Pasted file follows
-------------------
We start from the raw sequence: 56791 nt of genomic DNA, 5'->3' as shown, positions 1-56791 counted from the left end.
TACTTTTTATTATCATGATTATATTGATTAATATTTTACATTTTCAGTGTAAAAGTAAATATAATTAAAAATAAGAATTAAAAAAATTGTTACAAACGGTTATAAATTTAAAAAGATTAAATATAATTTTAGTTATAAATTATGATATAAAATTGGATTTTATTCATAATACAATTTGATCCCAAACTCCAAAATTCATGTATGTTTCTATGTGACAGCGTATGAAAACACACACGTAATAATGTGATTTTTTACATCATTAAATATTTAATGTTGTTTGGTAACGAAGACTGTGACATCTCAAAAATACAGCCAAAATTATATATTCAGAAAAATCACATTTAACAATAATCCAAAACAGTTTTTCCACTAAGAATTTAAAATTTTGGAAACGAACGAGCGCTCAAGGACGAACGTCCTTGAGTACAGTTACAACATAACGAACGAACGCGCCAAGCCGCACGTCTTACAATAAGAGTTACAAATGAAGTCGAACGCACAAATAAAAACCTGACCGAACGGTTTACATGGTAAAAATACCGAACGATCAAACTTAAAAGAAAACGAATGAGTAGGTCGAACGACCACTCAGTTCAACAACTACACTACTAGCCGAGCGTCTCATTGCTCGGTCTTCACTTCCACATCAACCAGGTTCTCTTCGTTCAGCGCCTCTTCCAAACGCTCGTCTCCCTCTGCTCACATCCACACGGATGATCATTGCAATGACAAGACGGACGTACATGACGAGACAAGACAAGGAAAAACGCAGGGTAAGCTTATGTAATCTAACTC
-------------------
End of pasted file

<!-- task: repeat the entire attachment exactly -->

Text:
We start from the raw sequence: 56791 nt of genomic DNA, 5'->3' as shown, positions 1-56791 counted from the left end.
TACTTTTTATTATCATGATTATATTGATTAATATTTTACATTTTCAGTGTAAAAGTAAATATAATTAAAAATAAGAATTAAAAAAATTGTTACAAACGGTTATAAATTTAAAAAGATTAAATATAATTTTAGTTATAAATTATGATATAAAATTGGATTTTATTCATAATACAATTTGATCCCAAACTCCAAAATTCATGTATGTTTCTATGTGACAGCGTATGAAAACACACACGTAATAATGTGATTTTTTACATCATTAAATATTTAATGTTGTTTGGTAACGAAGACTGTGACATCTCAAAAATACAGCCAAAATTATATATTCAGAAAAATCACATTTAACAATAATCCAAAACAGTTTTTCCACTAAGAATTTAAAATTTTGGAAACGAACGAGCGCTCAAGGACGAACGTCCTTGAGTACAGTTACAACATAACGAACGAACGCGCCAAGCCGCACGTCTTACAATAAGAGTTACAAATGAAGTCGAACGCACAAATAAAAACCTGACCGAACGGTTTACATGGTAAAAATACCGAACGATCAAACTTAAAAGAAAACGAATGAGTAGGTCGAACGACCACTCAGTTCAACAACTACACTACTAGCCGAGCGTCTCATTGCTCGGTCTTCACTTCCACATCAACCAGGTTCTCTTCGTTCAGCGCCTCTTCCAAACGCTCGTCTCCCTCTGCTCACATCCACACGGATGATCATTGCAATGACAAGACGGACGTACATGACGAGACAAGACAAGGAAAAACGCAGGGTAAGCTTATGTAATCTAACTC